- Get Organized Week (1st Week of October)
- International Coffee Day (October 1st)
- National Boyfriend Day (October 2nd)
- National Techie Day (October 3rd)
- National Golf Day (October 4th)
- It’s My Party Day (October 11th)
- Friday The 13th (October 13th, 2023)
- Sweetest Day (October 21st)
- Smart is Cool Day (October 22nd)
- Make A Difference Day (October 28th)
- National Cat Day (October 29th)
- Real Jewelry Month (November)
- Peanut Butter Lovers Month (November)
- National Sleep Comfort Month (November)
- Book Lovers Day (1st Saturday of November)
- Guy Fawkes Day (November 5th)
- Forget-Me-Not Day (November 10th)
- Veteran’s Day (November 11th)
- World Kindness Day (November 13th)
- Great American Smokeout (November 16th)
- Have a Bad Day Day (Yeah, that’s’ real – November 19th)
Along with ~100 more. I’m sure you can find one that ties into your brand + product. And the best part of piggy-backing on an obscure holiday is that most other brands don’t do it – giving you an easier route to earning your target audience’s attention (and wallet share).
- BFCM – While I don’t think it should be the be-all, end-all of your Q4 strategy, BFCM is still important. And by following the principles I’ve outlined in this issue, you can de-risk your BFCM + become more opportunistic – grabbing share where it makes financial sense because you’ve *already* captured so much revenue via your other moments.
- Christmas Cutoff – This one is tricky – on one hand, this is an IDEAL time to push last-minute gifts + squeeze the last drops of value out of customers; on the other, it’s often saturated and expensive. I’ve found that relatively low-consideration, high-impulse offers work best during this time – think sub-$75 items. Most people won’t bat an eye at going over their budget by just a little to impress colleagues or friends, and $50-$75 is barely a sit-down lunch for 2 at this point.
- Q5 – If you’re unfamiliar with the term “Q5”, it refers to the ~10 days between the Christmas shipping cutoff (usually 12/20 – 12/21) to the end of the year. I LOVE Q5 for three reasons: (1) competition is low – most brands have blown their entire budget, which means CPMs during this period tend to be lower; (2) the bank is re-filled – most of your audience will get money during Christmas – either in the form of gift cards, actual cash/check, or money from returns. Psychologically, your audience wants to use that money – it feels like “found” money, so spending it isn’t as painful. What better place to spend it than on your “Treat Yourself” Q5 sale?
- Small, Time-Bound Sales – if you don’t love the idea of tying into a larger moment, treat a period of Q4 as a decathlon of commerce. Each day, you can run a different offer against a different bundle/SKU/product set. This allows you to sub-in different products using the same overarching themes, while appealing + attracting different buyer types based on the individual offer. For instance:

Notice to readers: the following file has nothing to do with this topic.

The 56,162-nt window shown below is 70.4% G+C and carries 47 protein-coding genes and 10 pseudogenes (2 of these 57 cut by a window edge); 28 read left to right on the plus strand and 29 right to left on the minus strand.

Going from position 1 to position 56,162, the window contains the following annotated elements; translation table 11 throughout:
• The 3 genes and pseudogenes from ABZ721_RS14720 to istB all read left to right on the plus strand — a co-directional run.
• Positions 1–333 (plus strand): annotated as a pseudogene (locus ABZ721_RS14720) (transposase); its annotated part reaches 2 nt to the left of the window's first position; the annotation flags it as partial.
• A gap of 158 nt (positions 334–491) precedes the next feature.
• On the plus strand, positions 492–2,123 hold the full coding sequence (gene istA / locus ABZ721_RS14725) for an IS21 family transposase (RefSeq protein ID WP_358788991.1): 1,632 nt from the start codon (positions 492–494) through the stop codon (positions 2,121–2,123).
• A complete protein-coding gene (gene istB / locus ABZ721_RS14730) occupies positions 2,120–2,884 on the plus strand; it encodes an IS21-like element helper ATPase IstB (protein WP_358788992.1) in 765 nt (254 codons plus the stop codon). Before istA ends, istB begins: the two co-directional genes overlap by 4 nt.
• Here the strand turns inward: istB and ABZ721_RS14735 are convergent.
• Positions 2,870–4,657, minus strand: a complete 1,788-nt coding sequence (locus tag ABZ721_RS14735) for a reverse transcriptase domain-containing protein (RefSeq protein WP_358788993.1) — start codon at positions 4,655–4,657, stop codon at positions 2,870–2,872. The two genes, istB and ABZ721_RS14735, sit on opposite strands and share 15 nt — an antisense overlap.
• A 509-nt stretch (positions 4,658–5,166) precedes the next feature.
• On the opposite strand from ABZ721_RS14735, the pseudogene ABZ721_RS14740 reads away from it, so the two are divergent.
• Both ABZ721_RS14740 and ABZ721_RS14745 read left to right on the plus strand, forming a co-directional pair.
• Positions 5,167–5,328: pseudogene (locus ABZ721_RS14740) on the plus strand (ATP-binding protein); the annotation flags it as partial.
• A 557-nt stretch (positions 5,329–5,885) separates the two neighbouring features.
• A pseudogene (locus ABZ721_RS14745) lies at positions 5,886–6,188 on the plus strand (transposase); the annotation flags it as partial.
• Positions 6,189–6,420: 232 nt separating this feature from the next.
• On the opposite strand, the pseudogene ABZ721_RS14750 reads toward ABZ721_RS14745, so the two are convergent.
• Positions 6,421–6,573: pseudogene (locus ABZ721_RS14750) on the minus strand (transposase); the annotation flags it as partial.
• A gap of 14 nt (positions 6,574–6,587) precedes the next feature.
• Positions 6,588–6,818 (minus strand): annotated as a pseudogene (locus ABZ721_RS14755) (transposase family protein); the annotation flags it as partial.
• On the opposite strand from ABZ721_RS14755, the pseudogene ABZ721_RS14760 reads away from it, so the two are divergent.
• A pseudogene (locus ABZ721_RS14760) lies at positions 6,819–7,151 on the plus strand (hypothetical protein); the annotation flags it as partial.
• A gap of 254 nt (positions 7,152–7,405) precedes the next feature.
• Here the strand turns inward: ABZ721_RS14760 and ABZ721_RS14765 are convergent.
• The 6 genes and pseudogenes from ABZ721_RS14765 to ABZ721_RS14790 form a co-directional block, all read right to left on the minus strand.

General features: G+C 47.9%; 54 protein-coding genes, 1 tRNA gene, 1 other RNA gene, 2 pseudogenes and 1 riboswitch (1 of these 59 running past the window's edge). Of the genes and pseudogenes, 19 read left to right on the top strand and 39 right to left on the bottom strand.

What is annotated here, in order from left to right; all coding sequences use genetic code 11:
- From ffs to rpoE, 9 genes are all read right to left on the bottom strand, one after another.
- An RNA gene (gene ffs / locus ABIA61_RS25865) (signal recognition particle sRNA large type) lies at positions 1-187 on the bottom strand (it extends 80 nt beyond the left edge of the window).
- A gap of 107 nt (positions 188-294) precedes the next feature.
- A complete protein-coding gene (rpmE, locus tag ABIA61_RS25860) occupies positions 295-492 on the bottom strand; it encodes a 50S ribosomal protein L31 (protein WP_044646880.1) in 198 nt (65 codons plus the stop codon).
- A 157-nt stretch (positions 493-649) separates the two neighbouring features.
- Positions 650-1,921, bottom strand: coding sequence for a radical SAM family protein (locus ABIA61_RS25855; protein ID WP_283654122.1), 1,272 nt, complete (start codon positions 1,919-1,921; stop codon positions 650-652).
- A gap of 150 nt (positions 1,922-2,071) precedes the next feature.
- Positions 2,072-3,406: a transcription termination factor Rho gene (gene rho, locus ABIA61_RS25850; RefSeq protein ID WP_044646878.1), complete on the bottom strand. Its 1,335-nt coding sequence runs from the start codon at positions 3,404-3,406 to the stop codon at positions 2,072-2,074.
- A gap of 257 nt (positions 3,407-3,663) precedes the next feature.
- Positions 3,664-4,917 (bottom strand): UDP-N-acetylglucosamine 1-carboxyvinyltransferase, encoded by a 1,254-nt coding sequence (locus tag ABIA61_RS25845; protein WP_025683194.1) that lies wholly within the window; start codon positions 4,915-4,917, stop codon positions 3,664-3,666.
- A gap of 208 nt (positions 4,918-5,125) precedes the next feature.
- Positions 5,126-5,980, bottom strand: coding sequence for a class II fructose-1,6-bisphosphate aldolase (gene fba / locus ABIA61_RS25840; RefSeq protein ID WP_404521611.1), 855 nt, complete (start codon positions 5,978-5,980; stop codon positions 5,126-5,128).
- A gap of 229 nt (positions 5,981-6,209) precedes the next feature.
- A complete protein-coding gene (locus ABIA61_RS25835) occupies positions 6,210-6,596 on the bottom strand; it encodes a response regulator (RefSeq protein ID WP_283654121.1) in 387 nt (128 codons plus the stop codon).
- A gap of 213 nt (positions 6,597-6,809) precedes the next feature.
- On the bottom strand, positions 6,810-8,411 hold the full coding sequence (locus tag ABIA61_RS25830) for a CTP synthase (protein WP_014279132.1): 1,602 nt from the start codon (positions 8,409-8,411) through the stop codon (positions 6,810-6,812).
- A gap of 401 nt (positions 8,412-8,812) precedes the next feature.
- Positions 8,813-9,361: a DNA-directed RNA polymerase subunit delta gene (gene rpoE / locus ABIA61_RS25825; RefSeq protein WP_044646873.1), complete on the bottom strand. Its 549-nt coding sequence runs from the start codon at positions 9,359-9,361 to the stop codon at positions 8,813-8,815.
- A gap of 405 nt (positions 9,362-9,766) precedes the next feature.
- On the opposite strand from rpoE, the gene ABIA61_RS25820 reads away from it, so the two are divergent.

- Day 1 = Best Offer on Engagement Rings
- Day 2 = Best Offer on Sterling Silver
- Day 3 = Best Offer on Diamond Necklaces
- Day 4 = Best Offer on Earrings
- Day 5 = Best Offer on Rare Stones
If you plan it well + have done your homework, you can run this across BFCM to acquire wallet share while keeping costs in-check. Each sale will naturally draw in a separate buyer type, and because each is self-contained, you can more effectively build audiences for later AND not worry about competing with everyone else on everything else – you’re squarely focused each day on the product/bundle/SKU set of the day.
7. GA4 Can Be Your Best Friend – or Worst Enemy
Let’s be blunt: 2023 will be the first year when Google Analytics 4 is the default web analytics tool in use. And no-one knows how it’s going to hold up. What we do know:
- Most brands have (at best) a patch-work GA4 setup that may (or may not) be tracking correctly.
- Most marketers still aren’t comfortable using GA4.
- GA4 data is delayed by up to 48 hours (aside: this was also the case for UA, but was rarely an issue in UA; that’s not the same for GA4).
- Less than 10% of brands I’ve audited or worked with have set up GA4’s BigQuery integration, despite this being the single-best way to ensure that near-real-time data is available to them.
To cut to the chase: the #1 tool most brands will be using to evaluate their BFCM performance + direct their BFCM spend is untested, uncomfortable to use, and lags by up to 48 hours.
And while that may seem bad, I think it’s a HUGE opportunity. If you (as a marketer/business owner) invest the time + resources NOW to get your GA4 house in order, configure your BigQuery integration + build redundancies (like alternative analytics, or nailing your ad platform coefficients), you’ll be able to make much better decisions than your competition.
To go even one step further: Google Analytics 4 is not a sufficient solution for most brands at this point. Between data lags, user data retention being limited to 14 months, and sampled data, I think successful brands will move to BigQuery (Google Cloud Platform) sooner rather than later – both from a data retention standpoint, along with a data velocity standpoint. It simply isn’t viable to wait 48+ hours to understand what’s happening on your website.